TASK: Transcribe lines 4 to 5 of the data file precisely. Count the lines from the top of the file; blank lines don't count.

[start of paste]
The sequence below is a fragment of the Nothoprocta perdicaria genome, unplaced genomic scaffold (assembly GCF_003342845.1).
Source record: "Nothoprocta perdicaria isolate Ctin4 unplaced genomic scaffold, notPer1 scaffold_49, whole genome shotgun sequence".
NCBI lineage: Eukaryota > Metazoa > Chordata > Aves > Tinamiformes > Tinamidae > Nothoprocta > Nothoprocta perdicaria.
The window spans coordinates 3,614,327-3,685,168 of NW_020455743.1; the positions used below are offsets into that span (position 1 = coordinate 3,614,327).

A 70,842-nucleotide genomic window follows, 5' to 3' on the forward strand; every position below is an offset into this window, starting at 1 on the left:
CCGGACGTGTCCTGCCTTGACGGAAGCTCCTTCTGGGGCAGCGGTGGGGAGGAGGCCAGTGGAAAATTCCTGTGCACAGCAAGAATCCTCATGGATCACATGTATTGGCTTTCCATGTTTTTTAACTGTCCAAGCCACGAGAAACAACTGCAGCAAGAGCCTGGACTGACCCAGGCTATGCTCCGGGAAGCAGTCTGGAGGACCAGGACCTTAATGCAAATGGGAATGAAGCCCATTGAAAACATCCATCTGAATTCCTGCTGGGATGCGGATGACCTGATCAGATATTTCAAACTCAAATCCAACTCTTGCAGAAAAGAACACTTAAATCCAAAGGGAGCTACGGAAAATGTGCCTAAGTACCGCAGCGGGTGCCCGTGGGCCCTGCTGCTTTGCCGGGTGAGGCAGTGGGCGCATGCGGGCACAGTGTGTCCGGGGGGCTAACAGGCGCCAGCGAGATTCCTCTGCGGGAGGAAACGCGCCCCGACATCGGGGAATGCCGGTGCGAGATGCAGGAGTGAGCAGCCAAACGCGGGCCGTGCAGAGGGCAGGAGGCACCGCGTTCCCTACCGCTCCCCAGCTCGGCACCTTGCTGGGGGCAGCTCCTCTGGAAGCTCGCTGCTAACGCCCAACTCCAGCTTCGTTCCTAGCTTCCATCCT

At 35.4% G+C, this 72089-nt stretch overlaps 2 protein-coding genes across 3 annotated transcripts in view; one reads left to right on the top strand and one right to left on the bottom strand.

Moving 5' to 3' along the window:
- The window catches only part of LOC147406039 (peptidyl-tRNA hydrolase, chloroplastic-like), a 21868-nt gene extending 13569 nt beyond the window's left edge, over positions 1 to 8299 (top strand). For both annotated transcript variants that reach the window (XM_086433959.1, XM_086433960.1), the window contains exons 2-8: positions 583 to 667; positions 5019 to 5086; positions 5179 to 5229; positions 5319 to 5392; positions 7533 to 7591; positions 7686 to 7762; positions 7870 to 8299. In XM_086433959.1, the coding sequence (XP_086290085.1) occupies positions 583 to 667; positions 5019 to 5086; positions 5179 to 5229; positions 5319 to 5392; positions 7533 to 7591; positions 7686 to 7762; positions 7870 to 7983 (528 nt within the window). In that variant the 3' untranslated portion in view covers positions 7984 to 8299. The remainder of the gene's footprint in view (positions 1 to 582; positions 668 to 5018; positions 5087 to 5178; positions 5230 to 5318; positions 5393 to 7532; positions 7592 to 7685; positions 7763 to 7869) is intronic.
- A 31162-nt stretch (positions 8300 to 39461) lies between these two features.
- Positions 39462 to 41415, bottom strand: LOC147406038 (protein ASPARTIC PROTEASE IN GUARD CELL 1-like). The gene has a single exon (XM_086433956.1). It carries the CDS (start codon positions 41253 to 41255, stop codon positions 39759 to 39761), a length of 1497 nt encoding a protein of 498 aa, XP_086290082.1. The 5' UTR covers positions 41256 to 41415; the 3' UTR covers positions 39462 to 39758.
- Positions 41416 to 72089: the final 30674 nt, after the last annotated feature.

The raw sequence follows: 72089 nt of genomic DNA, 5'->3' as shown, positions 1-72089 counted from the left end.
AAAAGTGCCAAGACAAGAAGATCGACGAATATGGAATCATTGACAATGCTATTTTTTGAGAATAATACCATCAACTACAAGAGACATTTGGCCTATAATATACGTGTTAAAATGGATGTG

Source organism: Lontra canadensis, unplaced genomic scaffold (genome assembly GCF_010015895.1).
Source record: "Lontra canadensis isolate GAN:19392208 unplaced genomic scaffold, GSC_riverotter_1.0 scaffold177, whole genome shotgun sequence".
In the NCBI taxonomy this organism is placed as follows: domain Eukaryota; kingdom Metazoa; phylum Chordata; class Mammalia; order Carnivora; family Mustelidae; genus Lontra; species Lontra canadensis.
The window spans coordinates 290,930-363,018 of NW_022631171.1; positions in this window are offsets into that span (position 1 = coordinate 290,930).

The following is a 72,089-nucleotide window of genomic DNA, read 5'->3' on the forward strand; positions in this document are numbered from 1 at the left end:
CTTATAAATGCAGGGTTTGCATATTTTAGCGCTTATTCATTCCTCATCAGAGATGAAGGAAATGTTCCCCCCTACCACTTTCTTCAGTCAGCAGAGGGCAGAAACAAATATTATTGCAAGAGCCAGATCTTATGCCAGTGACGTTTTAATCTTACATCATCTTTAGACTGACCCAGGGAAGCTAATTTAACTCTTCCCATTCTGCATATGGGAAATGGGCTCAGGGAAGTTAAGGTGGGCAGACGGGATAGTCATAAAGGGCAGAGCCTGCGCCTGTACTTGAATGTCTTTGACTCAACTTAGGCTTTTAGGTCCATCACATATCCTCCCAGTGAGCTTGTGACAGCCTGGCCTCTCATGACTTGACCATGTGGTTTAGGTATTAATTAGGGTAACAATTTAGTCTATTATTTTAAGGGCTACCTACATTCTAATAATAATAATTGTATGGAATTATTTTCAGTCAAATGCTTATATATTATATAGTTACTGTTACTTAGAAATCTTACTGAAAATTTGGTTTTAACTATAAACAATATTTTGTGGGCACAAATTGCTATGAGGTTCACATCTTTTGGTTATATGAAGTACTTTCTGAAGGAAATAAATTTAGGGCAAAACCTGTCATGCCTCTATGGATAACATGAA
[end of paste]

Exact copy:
The window spans coordinates 3,614,327-3,685,168 of NW_020455743.1; the positions used below are offsets into that span (position 1 = coordinate 3,614,327).

A 70,842-nucleotide genomic window follows, 5' to 3' on the forward strand; every position below is an offset into this window, starting at 1 on the left: